Additional Book Information
Series: NYRB Classics
Publication Date: September 14, 2021
by Dante Alighieri, translated from the Italian and with an introduction by D. M. Black, preface by Robert Pogue Harrison
An NYRB Classics Original
2021 is the 700th Anniversary of Dante's death
Purgatorio, the middle section of Dante’s great poem about losing, and subsequently finding, one’s way in the middle of one’s life is, unsurprisingly, the beating heart of The Divine Comedy, as this powerful and lucid new translation by the poet D. M. Black makes wonderfully clear. After days spent plumbing the depths of hell, the pilgrim staggers back to the clear light of day in a state of shock, the sense of pervasive dread and deep bewilderment with which he began his pilgrimage as intensified as it is alleviated by his terminal vision of evil. The slow and initially arduous climb up the mount of Purgatory that ensues, guided as always by Virgil, his poetic model and mentor, is simultaneously a reckoning with human limits and a rediscovery of human potential in the light of divine promise. Dante’s Purgatorio, which has been an inspiration to poets as varied as Shelley and T. S. Eliot, is a book full of human stories and philosophical inquiry; it is also a tale of individual reintegration and healing. Black, a distinguished psychoanalyst as well as a poet, provides an introduction and commentary to this masterpiece by Dante from a contemporary point of view in this bilingual edition.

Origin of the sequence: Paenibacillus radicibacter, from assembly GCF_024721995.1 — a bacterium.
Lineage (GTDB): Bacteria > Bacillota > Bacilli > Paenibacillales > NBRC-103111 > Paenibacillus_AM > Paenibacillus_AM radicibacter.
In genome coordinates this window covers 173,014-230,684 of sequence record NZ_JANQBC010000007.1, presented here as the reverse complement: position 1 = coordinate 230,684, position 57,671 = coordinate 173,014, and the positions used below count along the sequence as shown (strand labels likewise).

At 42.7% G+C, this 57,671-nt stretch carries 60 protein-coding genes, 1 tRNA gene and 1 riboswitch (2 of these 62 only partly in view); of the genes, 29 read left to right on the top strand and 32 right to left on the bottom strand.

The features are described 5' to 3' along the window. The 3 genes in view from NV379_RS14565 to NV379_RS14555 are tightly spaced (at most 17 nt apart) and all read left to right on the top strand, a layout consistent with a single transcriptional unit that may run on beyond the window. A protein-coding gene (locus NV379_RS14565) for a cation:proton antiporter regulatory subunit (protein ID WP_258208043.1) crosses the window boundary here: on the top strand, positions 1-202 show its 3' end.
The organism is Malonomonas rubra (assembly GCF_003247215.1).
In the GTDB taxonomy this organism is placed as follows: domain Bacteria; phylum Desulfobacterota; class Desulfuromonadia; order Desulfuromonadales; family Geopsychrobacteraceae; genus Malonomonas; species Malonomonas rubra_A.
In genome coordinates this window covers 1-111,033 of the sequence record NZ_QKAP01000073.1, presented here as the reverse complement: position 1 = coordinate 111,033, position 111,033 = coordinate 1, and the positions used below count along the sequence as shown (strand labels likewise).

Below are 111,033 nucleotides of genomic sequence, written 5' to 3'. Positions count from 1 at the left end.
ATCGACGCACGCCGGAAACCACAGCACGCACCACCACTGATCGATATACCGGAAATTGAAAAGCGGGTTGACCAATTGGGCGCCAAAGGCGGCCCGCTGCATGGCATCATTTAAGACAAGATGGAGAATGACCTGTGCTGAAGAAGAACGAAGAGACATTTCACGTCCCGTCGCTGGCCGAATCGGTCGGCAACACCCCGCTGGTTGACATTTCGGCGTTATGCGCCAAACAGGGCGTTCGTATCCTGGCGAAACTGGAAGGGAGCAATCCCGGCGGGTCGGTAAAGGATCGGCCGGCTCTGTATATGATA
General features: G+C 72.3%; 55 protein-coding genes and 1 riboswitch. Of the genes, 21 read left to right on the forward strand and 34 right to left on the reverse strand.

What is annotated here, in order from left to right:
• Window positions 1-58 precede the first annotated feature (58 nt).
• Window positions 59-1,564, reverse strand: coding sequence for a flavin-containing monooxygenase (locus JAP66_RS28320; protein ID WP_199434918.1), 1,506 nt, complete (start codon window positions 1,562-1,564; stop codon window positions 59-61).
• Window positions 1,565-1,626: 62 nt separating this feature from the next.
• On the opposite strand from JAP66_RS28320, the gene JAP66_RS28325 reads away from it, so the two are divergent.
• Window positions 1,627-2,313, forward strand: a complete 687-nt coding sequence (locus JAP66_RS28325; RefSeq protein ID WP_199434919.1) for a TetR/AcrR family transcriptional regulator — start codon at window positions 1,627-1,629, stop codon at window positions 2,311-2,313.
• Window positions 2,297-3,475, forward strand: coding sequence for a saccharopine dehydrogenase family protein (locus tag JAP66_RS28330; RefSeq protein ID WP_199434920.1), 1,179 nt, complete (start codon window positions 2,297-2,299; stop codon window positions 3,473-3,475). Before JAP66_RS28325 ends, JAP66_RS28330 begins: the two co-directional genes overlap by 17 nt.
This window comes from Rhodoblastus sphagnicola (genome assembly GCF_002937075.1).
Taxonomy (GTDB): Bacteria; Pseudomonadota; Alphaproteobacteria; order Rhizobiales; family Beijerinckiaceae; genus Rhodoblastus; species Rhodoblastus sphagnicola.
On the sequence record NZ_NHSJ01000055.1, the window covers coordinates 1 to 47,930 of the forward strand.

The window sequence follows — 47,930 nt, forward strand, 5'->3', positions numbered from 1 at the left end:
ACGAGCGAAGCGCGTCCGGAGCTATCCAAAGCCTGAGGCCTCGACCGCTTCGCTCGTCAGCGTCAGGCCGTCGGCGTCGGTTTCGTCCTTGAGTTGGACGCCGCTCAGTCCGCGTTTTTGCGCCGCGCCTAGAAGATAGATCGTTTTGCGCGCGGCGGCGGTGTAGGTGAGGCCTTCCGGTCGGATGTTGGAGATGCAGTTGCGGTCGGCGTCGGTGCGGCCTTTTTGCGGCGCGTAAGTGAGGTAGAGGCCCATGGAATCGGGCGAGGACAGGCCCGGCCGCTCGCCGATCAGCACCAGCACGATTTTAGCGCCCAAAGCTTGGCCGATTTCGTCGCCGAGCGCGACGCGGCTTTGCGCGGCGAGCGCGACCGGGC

A great work of art like The Divine Comedy carries in it what readers in successive generations feel to be its ‘modernity’: what it says to us, now. David Black, a poet and psychoanalyst, by his translation, introduction, and notes, helps us into that enormous benefit. He enables Dante into our present lives.
David Black’s Purgatorio offers fresh insight into Dante’s poetry. We encounter a Dante whose psychological acumen is surprisingly relevant to us today. We are invited to read the Purgatorio as a journey of discovery: Dante’s discovery of his gifts and limitations; and through that, our discovery of resources that can help us address some of the pressing challenges of our time.
David Black’s translation of the Purgatorio unites psychological insight and intuitive understanding with scholarship and love of language.